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No sewage is pumped into Rogue

I knew that the only people who could give me a correct answer to a bet I have going with a friend are the nice folks at Since You Asked. Here is the question: A friend and I have been talking about the pipes that you see coming from people's property that go directly into the Rogue River. My friend says that they are sewage pipes, but I say they are not and probably are just used to water the land. Do you happen to know what these pipes are used for?

— Kathy M., Medford

It's questions like yours that make the gentle folks at Since You Asked just purr with delight. Yes, we do know a lot, as you so correctly point out. We've answered so many questions over the years, that it is a mere trifle for us to respond to your query, kind reader.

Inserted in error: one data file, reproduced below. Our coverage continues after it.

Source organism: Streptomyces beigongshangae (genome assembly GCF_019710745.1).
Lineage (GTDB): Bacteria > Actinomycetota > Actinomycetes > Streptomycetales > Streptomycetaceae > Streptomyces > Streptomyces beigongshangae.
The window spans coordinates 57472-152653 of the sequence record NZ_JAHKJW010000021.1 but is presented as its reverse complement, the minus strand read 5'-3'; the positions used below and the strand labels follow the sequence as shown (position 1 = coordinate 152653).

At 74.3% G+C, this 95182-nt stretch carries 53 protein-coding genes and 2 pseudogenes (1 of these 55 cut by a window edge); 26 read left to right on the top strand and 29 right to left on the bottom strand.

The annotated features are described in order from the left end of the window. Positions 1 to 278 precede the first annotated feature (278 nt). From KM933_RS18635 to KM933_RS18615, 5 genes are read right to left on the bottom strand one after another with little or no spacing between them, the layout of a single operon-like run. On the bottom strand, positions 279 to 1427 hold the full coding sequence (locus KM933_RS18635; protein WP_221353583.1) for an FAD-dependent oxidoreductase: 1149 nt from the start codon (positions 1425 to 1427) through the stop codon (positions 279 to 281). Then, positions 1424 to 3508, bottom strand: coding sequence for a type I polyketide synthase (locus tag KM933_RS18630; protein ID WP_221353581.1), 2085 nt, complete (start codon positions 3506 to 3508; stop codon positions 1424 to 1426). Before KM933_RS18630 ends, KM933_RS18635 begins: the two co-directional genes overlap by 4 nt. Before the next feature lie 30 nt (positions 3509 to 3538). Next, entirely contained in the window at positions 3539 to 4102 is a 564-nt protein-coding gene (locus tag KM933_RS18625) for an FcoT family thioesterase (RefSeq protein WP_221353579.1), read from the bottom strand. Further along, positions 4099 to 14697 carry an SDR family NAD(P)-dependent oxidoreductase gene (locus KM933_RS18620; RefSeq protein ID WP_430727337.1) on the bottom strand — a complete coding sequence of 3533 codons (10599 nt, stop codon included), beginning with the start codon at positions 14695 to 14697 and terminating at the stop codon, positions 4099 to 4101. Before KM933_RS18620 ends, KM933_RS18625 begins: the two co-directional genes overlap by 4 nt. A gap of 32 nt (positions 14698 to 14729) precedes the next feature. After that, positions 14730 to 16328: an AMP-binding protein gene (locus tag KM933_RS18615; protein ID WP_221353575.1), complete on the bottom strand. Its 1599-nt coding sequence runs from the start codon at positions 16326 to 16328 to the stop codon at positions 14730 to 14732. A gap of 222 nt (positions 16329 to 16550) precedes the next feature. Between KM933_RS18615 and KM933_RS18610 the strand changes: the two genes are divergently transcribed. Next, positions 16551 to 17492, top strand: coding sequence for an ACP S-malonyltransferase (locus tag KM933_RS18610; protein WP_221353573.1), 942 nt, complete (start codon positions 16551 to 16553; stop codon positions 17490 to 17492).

The response is all the sweeter because — guess what, Kathy — you're right and your friend is dead wrong. Sewage into the river? What is your friend thinking? I hope you bet a lot on this one, enough to buy all of us pizza at hungry Since You Asked headquarters.

First of all, state water-quality officials wouldn't tolerate sewage being dumped directly into the river and neither would the salmon.

"It's a no-no to have septic go in the river," said Jackson County Watermaster Larry Menteer.

Kathy, property owners have been tapping into the Rogue River for some time, many of them having water rights that extend back for decades.

In general, water pipes, whether they're three-quarter-inch plastic or 8-inch metal, are used to extract water for irrigation of vineyards, orchards and other properties. A pump is used to get the water out of the river.

"Most of the pipes you see going into the river have water rights," said Menteer.

Send questions to "Since You Asked," Mail Tribune Newsroom, P.O. Box 1108, Medford, OR 97501; by fax to 541-776-4376; or by e-mail to youasked@mailtribune.com.